It's volatile. That's the only word for it.
Two different polls conducted Sunday show that the Nebraska Senate race as a two-way fight between Attorney General Jon Bruning and State Sen. Deb Fischer.
One poll shows Bruning ahead. The other gives Fischer the edge.
It's a horse race. A dead heat. Too close to call. (Pick your cliche.)
The first poll was done by We Ask America, an Illinois firm.
It was automated. A lot of pollsters have problems with automated polls because — the argument goes — they're not as reliable as a live interviewer screening the voter and they typically don't include cellphone users.
In addition, the poll did not allow voters to declare themselves as undecided.
Here are the results:
Deb Fischer, 39 percent.
Jon Bruning, 34 percent.
Don Stenberg, 18 percent.
Sharyn Elander, 4 percent.
Pat Flynn, 3 percent.
Spencer Zimmerman, 2 percent.
The poll of “likely” Republican voters included a sample of 1,109. It has a margin of error of 3 percentage points.
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The second poll was commissioned by Joe Ricketts, the former Omaha businessman and the man behind the race's late third-party advertising blitz.
Ricketts is the founder of the Super PAC known as Ending Spending. He pumped $200,000 into two television advertisements Saturday that hammer Bruning on ethics and character, while touting Fischer as the best alternative.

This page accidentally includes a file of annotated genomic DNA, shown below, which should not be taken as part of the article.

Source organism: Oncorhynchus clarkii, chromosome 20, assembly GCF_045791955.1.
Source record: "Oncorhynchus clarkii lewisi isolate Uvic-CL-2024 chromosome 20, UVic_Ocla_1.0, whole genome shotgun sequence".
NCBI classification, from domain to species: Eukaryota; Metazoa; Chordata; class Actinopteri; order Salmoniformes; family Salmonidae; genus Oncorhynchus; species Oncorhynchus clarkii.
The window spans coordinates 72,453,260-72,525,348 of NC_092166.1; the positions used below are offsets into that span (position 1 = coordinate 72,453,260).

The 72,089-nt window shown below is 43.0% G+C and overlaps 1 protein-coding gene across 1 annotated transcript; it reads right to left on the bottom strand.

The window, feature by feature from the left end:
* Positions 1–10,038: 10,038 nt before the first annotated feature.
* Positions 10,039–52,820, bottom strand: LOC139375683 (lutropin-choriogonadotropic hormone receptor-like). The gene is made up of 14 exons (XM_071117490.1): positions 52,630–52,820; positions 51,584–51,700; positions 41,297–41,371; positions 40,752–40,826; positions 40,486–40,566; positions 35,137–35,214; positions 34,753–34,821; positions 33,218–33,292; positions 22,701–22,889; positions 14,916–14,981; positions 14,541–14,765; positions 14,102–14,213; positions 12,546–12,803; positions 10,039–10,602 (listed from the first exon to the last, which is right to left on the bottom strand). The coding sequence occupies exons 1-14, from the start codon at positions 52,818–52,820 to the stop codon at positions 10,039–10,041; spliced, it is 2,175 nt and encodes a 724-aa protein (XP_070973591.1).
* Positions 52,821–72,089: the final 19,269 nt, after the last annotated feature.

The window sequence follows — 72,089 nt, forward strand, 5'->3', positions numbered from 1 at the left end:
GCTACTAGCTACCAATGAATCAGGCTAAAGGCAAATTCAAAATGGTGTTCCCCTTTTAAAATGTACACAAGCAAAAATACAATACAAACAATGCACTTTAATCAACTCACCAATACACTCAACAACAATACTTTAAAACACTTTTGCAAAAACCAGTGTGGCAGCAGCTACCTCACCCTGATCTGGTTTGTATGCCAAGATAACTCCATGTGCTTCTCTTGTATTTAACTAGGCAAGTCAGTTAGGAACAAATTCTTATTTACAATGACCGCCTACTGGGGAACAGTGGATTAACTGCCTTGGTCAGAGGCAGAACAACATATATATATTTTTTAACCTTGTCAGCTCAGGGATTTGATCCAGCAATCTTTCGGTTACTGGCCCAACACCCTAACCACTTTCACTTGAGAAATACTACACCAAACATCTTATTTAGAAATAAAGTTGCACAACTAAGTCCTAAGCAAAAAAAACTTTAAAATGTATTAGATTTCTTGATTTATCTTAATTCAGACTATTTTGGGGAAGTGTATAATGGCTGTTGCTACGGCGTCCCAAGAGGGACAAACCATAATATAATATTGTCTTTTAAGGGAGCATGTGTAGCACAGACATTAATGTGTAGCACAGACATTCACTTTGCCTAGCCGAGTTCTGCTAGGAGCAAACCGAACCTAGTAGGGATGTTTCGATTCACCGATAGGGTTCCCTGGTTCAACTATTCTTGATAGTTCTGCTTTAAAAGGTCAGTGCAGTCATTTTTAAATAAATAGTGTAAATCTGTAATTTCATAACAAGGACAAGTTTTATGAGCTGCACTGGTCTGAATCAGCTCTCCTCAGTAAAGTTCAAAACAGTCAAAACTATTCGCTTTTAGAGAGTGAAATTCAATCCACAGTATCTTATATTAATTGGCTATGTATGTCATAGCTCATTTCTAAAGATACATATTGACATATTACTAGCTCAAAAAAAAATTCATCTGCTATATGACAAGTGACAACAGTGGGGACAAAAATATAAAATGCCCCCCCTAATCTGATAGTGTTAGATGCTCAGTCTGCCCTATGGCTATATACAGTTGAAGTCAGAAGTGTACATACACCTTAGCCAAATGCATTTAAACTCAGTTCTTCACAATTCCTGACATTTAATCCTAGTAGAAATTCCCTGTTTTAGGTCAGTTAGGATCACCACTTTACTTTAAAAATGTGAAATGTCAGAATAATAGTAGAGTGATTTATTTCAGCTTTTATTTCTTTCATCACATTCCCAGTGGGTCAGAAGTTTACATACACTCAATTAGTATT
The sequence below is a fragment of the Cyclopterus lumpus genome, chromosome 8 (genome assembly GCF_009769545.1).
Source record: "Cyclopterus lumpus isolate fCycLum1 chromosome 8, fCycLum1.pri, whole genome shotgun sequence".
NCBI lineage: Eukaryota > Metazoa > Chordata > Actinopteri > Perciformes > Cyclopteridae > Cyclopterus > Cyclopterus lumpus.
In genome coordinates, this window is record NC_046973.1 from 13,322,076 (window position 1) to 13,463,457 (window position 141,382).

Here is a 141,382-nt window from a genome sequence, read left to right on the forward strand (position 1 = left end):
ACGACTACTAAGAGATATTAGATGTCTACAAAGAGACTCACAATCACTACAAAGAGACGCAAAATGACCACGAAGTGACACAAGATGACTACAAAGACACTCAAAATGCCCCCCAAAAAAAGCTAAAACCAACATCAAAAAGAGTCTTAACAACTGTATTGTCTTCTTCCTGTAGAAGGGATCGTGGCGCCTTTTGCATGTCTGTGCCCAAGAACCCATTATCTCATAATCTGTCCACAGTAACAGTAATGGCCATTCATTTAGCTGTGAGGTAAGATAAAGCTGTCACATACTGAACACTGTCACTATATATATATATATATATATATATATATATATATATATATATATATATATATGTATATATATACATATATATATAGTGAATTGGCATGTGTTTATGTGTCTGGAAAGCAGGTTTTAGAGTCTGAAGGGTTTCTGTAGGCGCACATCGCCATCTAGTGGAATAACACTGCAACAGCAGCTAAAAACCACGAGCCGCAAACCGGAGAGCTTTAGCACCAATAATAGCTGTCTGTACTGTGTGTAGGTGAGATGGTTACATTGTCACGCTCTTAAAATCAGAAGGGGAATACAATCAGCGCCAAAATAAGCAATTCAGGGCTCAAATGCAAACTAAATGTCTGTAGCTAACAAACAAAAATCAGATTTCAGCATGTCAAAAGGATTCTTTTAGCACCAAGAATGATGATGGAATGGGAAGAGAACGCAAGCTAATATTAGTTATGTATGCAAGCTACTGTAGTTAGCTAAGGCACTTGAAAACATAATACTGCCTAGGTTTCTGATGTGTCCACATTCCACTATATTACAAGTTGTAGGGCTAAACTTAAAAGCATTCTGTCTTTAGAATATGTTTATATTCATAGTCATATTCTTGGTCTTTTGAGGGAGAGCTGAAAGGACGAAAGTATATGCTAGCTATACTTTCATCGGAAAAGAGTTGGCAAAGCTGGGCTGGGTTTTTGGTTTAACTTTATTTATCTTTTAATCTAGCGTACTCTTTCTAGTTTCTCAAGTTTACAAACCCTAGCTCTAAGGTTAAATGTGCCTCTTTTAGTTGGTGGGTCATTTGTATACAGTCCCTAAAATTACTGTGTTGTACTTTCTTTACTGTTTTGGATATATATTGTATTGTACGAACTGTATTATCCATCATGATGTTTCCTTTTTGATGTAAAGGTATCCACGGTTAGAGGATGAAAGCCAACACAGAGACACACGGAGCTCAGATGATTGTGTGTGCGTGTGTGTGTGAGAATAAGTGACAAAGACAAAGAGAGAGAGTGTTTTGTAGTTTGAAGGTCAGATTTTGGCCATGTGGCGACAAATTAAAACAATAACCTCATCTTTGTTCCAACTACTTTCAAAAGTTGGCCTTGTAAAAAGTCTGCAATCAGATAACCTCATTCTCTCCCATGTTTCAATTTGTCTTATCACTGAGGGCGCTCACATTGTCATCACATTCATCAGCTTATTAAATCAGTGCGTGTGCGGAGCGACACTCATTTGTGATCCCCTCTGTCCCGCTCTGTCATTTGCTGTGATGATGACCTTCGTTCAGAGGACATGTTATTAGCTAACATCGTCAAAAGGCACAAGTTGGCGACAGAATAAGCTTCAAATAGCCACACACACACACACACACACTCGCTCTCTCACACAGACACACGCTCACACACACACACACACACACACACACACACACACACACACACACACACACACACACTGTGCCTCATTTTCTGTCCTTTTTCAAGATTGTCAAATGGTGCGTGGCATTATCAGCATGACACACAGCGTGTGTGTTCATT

Without further ado, here are the results from Wenzel Strategies:
Bruning, 38 percent.
Fischer, 35 percent.
Stenberg, 16 percent.
Undecided, 8 percent.
Others, 3 percent.
Some other poll highlights: Bruning and Stenberg have high negatives, with 31 percent of likely Republicans holding unfavorable opinions of each, while 10 percent hold an unfavorable view of Fischer.
It appears Fischer has been helped by the food fight between Bruning and Stenberg, who have been trading verbal barbs throughout the race.
Another highlight, directly from Wenzel Strategies: “Another factor to consider: Fischer is yet unknown by 25% of the primary election voters, compared to just 9% who said they don't know enough about Bruning to have formed an opinion about him. This means Fischer has more room to grow – or to shrink – as late deciders in the race draw their final conclusions. Her recent move up shows a bias towards growth in support.”
The Wenzel poll has a margin of error of 4 percentage points and included a survey of 560 likely Republicans.
We'll say it again: This race is VOLATILE.